If the client uses the myDeductions tool, they will need to upload their data from the app as follows:
- Open myDeductions in the ATO app.
- Go to Settings.
- Select Upload to tax return and complete the process.
- Select the Get myDeductions button below.
Before starting a return, we need to consider whether it is assessable income.
Income is generally defined as the regular receipt of money – for example, the receipt of salary, wages, allowances and pensions. It can also be for the receipt of money for the use of property or on investments – for example interest, dividends and rent.
Windfall gains such as wins from a lottery, bingo or competitions are not considered income. They are usually once only payments received because of good fortune.
Remember you can't help clients who have any of the following types of income:
- business income or losses including as a sole trader
- capital gains or losses (except as a distribution from a managed fund)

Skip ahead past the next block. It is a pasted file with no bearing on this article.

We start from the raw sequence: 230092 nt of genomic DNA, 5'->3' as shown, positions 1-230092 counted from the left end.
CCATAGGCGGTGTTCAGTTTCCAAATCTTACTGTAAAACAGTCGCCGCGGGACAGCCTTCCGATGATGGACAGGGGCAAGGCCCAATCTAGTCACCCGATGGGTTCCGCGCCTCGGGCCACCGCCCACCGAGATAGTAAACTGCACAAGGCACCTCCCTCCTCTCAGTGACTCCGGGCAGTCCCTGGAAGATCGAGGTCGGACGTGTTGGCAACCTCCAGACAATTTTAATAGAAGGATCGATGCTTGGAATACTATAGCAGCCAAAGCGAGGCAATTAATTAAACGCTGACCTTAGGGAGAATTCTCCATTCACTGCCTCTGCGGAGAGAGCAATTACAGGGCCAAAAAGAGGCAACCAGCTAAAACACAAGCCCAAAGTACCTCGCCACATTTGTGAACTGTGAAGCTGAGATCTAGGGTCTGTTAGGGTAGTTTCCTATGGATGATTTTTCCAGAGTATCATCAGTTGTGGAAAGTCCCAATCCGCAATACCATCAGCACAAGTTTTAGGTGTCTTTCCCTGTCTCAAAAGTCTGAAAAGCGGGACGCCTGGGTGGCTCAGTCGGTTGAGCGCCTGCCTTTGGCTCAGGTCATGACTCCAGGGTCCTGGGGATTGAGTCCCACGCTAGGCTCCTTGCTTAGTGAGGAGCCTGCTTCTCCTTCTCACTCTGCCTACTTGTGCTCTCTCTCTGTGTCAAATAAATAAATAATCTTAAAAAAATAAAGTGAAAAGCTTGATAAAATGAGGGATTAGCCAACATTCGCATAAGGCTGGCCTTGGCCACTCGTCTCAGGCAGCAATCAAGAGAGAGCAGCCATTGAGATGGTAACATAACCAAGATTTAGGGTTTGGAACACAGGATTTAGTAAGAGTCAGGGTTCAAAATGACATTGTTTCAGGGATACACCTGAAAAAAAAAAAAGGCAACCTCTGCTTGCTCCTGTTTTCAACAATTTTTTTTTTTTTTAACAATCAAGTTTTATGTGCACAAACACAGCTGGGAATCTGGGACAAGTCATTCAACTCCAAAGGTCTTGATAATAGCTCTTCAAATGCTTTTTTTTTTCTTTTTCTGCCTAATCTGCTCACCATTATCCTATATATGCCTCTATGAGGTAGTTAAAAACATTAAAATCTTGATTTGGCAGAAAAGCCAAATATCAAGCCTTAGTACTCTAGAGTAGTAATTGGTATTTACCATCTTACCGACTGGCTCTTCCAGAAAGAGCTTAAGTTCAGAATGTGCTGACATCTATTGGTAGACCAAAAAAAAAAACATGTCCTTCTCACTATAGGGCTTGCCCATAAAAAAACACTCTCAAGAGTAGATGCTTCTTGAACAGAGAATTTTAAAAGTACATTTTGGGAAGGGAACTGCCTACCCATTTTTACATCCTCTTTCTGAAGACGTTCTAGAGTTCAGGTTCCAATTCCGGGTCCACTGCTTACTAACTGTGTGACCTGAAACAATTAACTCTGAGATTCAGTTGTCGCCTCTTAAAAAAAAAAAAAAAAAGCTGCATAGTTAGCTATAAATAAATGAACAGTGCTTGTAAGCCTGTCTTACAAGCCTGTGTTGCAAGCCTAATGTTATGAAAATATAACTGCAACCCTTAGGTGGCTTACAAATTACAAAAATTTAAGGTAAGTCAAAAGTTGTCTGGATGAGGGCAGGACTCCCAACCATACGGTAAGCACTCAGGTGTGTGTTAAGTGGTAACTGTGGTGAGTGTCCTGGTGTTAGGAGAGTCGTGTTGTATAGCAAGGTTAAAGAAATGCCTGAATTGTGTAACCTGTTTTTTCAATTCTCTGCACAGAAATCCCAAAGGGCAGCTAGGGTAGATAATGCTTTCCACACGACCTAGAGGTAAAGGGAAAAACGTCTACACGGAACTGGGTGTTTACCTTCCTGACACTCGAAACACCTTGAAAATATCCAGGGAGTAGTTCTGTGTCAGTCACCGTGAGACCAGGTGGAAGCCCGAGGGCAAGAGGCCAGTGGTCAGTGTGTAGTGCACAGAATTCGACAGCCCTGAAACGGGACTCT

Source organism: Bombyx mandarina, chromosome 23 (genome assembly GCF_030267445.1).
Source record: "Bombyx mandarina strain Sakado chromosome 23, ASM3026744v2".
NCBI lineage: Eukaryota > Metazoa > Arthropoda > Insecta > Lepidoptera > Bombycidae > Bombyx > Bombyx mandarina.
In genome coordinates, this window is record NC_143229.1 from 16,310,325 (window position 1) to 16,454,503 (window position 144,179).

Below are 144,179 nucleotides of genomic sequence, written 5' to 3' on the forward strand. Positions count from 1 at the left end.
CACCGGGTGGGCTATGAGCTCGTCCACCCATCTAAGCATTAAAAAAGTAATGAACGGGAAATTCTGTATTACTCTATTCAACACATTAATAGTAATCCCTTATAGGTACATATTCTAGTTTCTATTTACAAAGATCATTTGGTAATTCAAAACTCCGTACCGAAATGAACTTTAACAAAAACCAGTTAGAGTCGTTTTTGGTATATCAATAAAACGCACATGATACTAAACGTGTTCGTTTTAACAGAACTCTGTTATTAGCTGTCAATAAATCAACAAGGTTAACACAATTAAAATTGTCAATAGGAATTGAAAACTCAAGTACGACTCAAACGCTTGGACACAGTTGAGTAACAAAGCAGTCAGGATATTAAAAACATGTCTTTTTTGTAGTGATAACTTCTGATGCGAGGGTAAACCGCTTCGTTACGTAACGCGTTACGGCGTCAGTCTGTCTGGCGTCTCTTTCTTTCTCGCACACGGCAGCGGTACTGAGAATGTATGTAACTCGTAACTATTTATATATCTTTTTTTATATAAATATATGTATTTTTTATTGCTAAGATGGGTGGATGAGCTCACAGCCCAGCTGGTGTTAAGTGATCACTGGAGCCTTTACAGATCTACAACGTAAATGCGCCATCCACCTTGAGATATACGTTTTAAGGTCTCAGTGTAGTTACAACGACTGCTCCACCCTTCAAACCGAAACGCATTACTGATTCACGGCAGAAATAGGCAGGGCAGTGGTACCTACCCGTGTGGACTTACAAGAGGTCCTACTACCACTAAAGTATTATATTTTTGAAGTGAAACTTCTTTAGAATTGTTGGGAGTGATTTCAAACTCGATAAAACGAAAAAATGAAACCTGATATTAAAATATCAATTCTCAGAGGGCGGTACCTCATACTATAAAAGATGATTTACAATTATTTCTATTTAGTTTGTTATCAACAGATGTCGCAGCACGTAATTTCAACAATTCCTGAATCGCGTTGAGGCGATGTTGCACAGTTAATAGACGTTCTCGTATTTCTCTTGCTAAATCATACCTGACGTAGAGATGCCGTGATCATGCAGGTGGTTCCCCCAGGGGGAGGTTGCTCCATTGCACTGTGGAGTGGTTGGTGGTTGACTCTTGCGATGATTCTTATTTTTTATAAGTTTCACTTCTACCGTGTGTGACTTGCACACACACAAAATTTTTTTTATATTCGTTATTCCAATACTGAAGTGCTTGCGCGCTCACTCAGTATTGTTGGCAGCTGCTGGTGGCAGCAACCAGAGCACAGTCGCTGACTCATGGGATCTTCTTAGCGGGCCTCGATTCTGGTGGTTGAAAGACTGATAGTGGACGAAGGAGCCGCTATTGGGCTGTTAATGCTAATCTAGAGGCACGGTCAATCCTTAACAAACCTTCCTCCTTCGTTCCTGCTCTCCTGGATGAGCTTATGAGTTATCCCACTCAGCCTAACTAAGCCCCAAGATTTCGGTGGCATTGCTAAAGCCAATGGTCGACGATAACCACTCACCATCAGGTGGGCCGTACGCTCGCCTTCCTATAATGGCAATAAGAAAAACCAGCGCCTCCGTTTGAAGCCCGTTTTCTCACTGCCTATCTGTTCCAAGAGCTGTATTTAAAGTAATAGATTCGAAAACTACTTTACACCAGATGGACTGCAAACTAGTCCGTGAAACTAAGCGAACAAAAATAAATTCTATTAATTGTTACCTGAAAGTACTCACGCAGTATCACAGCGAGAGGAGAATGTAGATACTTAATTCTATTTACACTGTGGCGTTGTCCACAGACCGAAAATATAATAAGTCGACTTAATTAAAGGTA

- rental income
- foreign employment income
- employee share scheme income.
As you read about each type of income, open the ATO online services simulatorExternal Link and practise adding information to familiarise yourself with each section of the tax return.
Assessable income is income that can be taxed, where you exceed your tax-free threshold.
Examples of assessable income Tax Help clients may have to include:
- salary and wages
- interest from bank accounts
- income from investments.
Money from a lottery win, an inheritance, a gift or other similar sources are not considered income. However, if the money is invested and earns interest, the interest is assessable income.
Remember you only need to read the topics you may help the client with under Tax Help.
Employers report your pay, tax and super information directly to us each payday, so all the information is in one place.
An income statement will be available in the ATO online services account through myGov. This information will also pre-fill in the myTax return.
Income statements will be ready to use in a tax return when the employer marks it as 'Tax ready'. It is important not to use any information before it is marked 'Tax ready'.
If the client receives income or payments from one of the following sources, they will need to select 'You had income from Australian superannuation or annuity funds' and then select the items that are relevant to them.